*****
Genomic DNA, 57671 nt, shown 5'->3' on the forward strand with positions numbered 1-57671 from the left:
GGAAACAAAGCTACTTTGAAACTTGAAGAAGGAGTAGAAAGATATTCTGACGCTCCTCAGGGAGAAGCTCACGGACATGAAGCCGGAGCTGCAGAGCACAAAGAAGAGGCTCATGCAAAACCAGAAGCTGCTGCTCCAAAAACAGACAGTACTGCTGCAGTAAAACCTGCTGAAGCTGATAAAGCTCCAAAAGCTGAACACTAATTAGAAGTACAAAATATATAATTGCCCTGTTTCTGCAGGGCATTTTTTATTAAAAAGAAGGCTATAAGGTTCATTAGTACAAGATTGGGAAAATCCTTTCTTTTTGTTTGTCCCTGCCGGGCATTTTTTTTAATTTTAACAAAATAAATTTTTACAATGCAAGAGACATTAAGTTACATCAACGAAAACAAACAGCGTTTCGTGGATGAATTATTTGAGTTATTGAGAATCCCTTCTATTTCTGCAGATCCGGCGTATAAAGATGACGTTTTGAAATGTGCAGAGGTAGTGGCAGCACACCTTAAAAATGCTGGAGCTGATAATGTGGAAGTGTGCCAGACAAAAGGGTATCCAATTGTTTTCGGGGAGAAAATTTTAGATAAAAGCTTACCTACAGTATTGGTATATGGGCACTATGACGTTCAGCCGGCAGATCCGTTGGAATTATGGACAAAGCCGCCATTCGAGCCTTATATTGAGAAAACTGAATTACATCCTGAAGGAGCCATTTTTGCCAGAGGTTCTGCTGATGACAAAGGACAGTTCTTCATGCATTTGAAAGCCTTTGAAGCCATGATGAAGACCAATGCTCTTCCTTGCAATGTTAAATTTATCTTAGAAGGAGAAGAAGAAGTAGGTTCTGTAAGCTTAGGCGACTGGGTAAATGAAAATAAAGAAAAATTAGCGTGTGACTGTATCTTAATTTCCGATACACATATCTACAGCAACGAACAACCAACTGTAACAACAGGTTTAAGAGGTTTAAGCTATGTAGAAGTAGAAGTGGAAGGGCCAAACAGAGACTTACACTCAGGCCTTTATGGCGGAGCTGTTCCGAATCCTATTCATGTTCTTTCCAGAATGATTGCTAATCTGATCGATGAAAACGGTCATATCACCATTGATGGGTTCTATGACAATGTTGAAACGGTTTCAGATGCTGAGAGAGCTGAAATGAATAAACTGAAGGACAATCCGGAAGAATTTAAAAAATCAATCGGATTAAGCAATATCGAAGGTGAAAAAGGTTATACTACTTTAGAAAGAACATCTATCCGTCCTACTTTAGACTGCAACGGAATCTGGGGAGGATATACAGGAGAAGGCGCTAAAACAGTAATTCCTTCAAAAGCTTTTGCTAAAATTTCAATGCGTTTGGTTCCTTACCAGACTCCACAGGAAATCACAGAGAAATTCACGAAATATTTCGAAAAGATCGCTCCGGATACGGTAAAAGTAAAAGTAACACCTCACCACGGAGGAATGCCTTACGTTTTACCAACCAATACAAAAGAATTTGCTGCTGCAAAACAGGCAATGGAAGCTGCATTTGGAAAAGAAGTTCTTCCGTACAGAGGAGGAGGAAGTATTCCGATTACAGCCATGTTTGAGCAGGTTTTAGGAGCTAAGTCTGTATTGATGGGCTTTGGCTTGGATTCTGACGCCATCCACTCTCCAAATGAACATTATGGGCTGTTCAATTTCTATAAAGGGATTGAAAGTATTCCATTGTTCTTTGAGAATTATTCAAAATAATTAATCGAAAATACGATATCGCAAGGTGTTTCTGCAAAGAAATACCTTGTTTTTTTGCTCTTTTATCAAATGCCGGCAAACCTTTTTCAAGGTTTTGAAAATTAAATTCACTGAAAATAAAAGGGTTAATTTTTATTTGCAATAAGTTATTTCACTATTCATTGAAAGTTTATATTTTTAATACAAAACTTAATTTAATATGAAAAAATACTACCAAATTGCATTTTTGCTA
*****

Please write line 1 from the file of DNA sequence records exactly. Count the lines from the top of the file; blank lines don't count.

Genomic DNA, 57671 nt, shown 5'->3' on the forward strand with positions numbered 1-57671 from the left: